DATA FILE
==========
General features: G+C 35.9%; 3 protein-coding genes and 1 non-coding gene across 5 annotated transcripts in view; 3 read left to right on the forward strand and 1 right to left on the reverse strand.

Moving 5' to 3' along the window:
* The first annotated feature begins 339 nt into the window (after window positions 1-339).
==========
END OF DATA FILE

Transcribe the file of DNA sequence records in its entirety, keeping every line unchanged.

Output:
General features: G+C 35.9%; 3 protein-coding genes and 1 non-coding gene across 5 annotated transcripts in view; 3 read left to right on the forward strand and 1 right to left on the reverse strand.

Moving 5' to 3' along the window:
* The first annotated feature begins 339 nt into the window (after window positions 1-339).